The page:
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Conducting

Here you can watch videos made by students from Chetham’s School of Music as they demonstrate and explain how Conducting works.

Conducting is the art of directing a musical performance.  It has been defined as “the art of directing the simultaneous performance of several players or singers by the use of gesture.”  A conductor interprets the score in order to set the tempo, ensure correct entries by ensemble members, and “shape” the phrasing where appropriate.  Conductors communicate with the musicians primarily through hand gestures, usually with the aid of a baton, and may use other gestures or signals such as eye contact.  A conductor usually supplements their direction with verbal instructions to their musicians in rehearsal. 

Below is further information on conducting. These links are just a starting point, although every effort has been made to ensure their quality Chetham’s does not accept responsibility or liability for the individual or company linked.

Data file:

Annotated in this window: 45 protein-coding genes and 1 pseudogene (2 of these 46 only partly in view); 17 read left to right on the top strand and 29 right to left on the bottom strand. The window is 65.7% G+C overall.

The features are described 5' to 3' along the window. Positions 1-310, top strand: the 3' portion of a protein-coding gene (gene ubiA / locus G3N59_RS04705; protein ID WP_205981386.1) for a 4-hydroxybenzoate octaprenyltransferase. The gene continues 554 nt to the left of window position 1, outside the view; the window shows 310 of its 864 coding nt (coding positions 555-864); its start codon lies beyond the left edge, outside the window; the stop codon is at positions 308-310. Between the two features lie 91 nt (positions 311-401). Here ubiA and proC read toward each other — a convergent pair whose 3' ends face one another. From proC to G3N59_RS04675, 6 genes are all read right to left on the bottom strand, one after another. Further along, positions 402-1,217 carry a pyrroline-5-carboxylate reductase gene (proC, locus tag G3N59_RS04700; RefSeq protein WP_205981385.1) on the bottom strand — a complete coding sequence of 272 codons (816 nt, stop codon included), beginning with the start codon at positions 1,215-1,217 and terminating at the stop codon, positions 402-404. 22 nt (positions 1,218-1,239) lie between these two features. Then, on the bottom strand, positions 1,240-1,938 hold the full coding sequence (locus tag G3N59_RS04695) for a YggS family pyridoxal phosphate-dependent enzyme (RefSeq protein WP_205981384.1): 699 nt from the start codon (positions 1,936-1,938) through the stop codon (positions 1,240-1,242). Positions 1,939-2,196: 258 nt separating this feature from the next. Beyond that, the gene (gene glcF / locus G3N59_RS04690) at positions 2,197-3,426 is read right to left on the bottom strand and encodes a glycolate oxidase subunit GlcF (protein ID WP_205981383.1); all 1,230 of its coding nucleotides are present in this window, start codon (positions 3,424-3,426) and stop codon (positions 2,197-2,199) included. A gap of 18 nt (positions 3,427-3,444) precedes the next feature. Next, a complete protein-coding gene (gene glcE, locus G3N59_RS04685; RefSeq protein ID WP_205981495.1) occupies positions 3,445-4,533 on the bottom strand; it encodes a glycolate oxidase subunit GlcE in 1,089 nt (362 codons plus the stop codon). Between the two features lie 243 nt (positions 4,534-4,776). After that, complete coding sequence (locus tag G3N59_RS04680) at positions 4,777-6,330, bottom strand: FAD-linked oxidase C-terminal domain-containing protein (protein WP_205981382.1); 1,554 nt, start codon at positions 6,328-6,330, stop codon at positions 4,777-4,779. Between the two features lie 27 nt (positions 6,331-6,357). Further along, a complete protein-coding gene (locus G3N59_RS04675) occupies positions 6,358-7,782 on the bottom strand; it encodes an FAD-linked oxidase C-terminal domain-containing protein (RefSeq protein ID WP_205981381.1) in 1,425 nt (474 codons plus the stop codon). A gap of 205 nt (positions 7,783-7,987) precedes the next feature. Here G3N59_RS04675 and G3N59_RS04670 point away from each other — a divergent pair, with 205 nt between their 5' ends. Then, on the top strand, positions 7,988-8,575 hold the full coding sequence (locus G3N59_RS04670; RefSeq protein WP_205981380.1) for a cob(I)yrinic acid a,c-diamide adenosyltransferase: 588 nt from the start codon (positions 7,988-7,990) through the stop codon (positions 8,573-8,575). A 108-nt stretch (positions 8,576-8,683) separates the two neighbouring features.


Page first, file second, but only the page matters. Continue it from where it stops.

Explore conducting

Association of British Choral Directors: Young Conductors’ programme

Royal Philharmonic Society supporting Women Conductors

History of conducting
History of conducting 2
 

Learn to conduct online
Remember that nothing aids progress more than an experienced and knowledgeable teacher and there is no substitute for practice. When choosing a teacher always check qualifications, references, DBS checks and consider a trial lesson. Don’t be afraid to ask questions about their approach and ensure you have fun learning your chosen instrument.

10 Fun Facts about Conductors’ Batons

Leonard Bernstein – Great Baton Technique

Get Playing, the BBC’s home for amateur music-making in the UK

Don’t forget to check out your local music shop and music hub as well! 

We have taken every effort to ensure that these links are genuine and useful. However, we do not accept any liability for their content. Following these links will take you out of the Chetham’s Outreach website, at your own risk. This excludes the resources created by us which are identified.